What to do Next: consulting an architect.
10/13/13 14:01 Filed in: What to do Next
When you’re thinking of remodeling a house but aren’t ready to hire an architect, you can still benefit from an architect’s ideas, thinking and experience at a reasonable cost. Many architects provide consultation services that help you with concepts, options and a roadmap to a potential project without the expense of a full-blown professional engagement.
If you decide to hire an architect for a consultation, here’s a checklist of items that will help the consultation go smoothly and produce the information you need.
- Property Information. Assemble as much property information as possible and send to the architect before the consultation. The material can include a legal description, property deed, even an old survey and older floor plans if you have them.
- Your thoughts and ideas. Write down some of your own ideas for the house, and bring the list to the consultation. Ask the architect about each of those ideas. Be specific (a bigger kitchen) but not too specific (make bedroom 1 into a dining room). Prioritize your thoughts in order of importance. Divide the list into needs vs. wants. Let the architect know what your general thoughts are, but leave enough flexiblity (or vagueness even) for the architect’s creative thinking to swing into action.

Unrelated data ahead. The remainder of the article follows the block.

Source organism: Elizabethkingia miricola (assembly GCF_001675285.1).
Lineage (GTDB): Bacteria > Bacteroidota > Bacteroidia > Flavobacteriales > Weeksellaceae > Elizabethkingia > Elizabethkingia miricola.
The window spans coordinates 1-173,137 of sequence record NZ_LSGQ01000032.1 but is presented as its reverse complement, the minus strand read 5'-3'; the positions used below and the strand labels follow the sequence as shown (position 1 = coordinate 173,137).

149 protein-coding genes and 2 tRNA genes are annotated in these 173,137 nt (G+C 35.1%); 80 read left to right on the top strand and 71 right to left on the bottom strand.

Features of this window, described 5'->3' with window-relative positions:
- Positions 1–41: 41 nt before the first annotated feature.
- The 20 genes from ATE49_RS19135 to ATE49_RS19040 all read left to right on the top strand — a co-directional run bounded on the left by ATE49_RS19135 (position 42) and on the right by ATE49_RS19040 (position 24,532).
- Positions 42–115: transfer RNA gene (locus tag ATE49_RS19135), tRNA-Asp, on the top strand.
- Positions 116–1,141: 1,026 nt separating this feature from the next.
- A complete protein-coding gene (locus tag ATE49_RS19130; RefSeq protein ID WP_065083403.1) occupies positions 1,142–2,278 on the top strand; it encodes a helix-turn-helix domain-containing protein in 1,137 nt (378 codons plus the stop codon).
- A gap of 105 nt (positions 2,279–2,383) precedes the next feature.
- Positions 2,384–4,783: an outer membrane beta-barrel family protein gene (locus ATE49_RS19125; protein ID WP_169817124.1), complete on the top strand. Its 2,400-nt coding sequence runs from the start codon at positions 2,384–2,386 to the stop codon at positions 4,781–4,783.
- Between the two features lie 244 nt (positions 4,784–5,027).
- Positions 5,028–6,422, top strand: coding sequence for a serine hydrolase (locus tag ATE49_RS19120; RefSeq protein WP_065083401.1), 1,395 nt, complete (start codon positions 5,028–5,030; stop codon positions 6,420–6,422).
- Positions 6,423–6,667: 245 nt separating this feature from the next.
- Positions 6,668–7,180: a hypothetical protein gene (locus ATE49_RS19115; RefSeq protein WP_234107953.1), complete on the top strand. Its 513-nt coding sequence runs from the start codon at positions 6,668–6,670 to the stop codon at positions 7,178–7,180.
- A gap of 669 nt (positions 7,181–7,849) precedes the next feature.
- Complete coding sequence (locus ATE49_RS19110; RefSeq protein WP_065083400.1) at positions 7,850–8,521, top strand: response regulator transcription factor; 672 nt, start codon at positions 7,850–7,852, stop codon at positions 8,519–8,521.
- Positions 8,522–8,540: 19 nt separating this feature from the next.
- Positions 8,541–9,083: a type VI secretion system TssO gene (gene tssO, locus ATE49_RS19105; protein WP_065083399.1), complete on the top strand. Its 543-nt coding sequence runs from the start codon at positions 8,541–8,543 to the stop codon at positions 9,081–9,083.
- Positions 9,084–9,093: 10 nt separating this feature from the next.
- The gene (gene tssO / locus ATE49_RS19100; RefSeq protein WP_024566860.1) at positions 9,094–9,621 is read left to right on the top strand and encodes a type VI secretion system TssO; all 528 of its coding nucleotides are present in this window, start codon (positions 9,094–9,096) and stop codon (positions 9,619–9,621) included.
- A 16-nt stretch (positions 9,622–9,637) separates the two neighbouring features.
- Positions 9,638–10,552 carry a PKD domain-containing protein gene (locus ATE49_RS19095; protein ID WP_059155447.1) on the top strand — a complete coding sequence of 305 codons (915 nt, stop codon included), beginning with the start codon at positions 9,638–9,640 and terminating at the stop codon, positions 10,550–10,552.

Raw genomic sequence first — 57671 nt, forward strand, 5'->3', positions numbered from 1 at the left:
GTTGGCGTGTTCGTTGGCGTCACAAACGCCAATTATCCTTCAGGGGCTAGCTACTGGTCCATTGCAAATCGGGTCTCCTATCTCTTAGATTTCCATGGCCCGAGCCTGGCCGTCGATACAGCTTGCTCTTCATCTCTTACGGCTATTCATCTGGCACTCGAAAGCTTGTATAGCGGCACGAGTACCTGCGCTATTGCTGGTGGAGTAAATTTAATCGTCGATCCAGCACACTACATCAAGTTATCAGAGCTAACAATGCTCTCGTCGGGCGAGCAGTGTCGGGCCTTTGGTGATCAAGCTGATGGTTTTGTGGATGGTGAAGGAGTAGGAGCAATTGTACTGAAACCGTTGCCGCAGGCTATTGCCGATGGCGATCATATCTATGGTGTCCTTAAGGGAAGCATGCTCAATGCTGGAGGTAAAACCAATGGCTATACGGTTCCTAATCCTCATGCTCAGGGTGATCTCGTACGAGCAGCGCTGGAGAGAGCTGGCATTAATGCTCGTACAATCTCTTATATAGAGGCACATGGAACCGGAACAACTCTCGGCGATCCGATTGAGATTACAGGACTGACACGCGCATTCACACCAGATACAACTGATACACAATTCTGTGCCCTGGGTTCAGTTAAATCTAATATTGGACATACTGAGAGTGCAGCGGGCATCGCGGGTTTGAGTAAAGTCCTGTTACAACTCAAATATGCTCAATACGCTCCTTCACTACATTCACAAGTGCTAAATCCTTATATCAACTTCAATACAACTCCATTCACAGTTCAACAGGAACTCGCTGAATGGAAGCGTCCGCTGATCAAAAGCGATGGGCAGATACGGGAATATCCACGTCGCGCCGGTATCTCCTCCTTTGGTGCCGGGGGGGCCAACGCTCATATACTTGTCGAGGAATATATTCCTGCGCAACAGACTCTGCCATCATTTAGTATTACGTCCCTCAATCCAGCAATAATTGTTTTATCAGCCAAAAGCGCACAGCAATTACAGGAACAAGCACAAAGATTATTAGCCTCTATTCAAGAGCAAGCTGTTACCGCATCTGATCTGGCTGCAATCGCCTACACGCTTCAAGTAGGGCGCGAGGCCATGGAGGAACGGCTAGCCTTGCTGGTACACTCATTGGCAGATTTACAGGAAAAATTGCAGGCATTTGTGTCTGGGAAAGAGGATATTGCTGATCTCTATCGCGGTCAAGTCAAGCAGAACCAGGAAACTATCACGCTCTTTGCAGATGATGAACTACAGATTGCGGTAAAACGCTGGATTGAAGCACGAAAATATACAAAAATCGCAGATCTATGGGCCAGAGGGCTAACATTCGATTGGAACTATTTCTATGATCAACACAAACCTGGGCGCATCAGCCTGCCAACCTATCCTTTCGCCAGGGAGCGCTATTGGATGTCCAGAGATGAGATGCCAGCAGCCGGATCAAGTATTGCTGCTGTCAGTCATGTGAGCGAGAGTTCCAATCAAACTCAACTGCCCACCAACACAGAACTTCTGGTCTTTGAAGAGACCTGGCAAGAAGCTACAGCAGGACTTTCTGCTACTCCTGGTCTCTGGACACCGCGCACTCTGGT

- Property Research. Ask the architect to do research on the property to make sure that your intended remodel is legally feasible. Does the zoning code allow you to add the desired square footage? How far back can the new addition go? Can the detached garage move to the rear of the property?
- Time Frame. How long will the project take? Ask the architect to develop a rough project timeline. This should include the design process, obtaining a permit and estimated construction period.
- Costs. Request a ballpark estimate on anticipated construction costs. Understand that there are reasonable limits on an architect’s ability to predict costs before the project is fully developed.
- Report. Ask for a written report, or summary, outlining the architect’s thoughts and conclusions. This item is especially important. A meeting with an architect is an act of thoughtful creative exploration in itself, and after the meeting it can be difficult to remember everything that was discussed or agreed. Ask the architect to summarize the consultation in writing so that you can revisit the project’s ideas later.